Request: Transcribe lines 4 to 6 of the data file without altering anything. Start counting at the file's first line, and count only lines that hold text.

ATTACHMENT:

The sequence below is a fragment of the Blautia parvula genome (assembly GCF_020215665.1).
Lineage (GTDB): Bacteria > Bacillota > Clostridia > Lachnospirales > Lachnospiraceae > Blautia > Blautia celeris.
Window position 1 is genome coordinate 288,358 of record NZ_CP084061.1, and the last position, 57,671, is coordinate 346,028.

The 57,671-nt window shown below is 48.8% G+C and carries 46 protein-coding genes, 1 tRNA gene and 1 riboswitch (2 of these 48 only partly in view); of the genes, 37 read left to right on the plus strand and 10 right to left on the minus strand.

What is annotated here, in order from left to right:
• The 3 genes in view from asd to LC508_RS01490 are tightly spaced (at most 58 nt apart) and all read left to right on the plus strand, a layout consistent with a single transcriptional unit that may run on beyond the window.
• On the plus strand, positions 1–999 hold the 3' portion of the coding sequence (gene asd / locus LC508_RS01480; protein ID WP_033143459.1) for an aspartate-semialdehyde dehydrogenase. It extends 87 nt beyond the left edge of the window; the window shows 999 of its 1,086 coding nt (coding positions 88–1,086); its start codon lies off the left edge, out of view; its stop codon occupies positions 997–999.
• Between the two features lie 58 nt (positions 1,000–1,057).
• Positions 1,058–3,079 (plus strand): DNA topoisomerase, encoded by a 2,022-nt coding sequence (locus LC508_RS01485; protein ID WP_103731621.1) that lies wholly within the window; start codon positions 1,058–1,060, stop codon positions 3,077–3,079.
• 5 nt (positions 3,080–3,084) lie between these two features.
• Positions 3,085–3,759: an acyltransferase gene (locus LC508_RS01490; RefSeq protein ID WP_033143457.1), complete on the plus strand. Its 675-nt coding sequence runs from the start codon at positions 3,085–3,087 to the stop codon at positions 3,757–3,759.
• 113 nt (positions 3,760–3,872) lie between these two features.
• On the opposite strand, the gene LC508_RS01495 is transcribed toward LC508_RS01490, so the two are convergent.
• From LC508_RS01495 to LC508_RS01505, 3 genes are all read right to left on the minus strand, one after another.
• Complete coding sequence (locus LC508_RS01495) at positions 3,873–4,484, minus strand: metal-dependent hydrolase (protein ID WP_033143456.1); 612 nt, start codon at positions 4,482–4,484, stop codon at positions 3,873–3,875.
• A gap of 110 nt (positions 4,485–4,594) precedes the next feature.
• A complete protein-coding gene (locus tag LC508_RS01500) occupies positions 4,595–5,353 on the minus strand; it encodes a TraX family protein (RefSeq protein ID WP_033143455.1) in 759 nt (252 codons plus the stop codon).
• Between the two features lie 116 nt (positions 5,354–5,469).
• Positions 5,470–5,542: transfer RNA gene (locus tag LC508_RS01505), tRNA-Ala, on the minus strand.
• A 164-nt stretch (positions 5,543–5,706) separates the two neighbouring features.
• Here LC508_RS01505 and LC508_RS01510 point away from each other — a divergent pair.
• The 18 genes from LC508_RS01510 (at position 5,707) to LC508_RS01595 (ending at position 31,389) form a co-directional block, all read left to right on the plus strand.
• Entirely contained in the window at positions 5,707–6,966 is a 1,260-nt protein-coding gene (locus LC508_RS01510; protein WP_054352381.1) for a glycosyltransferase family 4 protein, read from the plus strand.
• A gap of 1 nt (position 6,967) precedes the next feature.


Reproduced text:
The 57,671-nt window shown below is 48.8% G+C and carries 46 protein-coding genes, 1 tRNA gene and 1 riboswitch (2 of these 48 only partly in view); of the genes, 37 read left to right on the plus strand and 10 right to left on the minus strand.

What is annotated here, in order from left to right:
• The 3 genes in view from asd to LC508_RS01490 are tightly spaced (at most 58 nt apart) and all read left to right on the plus strand, a layout consistent with a single transcriptional unit that may run on beyond the window.